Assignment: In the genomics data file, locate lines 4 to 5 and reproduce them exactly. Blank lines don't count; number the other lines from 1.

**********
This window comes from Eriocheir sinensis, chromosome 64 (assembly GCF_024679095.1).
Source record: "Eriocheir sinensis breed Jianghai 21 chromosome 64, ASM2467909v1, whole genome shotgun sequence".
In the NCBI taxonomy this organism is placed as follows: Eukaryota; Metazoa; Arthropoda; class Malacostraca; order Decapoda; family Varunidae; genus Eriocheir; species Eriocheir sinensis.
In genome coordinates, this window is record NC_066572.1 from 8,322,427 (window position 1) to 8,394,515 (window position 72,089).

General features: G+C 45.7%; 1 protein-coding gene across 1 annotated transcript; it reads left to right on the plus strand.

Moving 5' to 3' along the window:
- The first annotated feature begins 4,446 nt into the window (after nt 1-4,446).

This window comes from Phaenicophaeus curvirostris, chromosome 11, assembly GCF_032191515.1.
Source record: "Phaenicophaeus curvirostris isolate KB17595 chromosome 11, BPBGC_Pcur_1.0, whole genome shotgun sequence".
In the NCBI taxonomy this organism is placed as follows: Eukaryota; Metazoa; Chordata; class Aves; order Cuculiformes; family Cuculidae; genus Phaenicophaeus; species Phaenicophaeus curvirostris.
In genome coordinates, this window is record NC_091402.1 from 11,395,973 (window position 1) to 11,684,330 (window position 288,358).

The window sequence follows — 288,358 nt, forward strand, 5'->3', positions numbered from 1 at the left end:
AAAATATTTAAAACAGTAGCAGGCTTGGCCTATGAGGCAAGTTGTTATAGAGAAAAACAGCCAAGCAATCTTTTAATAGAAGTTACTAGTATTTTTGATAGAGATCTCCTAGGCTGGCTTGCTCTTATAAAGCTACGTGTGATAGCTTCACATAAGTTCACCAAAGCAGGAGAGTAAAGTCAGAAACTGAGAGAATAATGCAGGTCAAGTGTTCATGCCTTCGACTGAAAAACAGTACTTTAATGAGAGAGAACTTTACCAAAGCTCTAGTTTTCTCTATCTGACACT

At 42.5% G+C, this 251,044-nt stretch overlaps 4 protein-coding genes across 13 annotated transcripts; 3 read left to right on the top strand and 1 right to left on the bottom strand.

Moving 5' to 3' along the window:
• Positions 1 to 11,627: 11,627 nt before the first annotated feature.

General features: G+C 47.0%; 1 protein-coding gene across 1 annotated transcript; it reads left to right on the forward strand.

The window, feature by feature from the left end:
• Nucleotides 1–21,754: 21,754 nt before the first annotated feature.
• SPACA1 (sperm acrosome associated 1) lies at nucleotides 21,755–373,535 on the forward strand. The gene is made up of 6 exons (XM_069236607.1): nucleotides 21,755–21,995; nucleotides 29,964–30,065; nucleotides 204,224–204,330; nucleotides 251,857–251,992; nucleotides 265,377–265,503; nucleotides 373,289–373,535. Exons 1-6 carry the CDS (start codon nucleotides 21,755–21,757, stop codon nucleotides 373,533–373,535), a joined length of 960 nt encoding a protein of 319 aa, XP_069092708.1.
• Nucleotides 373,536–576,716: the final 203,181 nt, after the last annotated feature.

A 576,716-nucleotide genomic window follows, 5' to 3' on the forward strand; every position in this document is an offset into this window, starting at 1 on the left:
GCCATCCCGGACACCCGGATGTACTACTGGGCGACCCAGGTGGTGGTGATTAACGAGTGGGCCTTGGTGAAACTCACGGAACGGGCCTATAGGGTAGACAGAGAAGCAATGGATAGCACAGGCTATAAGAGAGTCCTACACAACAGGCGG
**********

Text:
In genome coordinates, this window is record NC_066572.1 from 8,322,427 (window position 1) to 8,394,515 (window position 72,089).

General features: G+C 45.7%; 1 protein-coding gene across 1 annotated transcript; it reads left to right on the plus strand.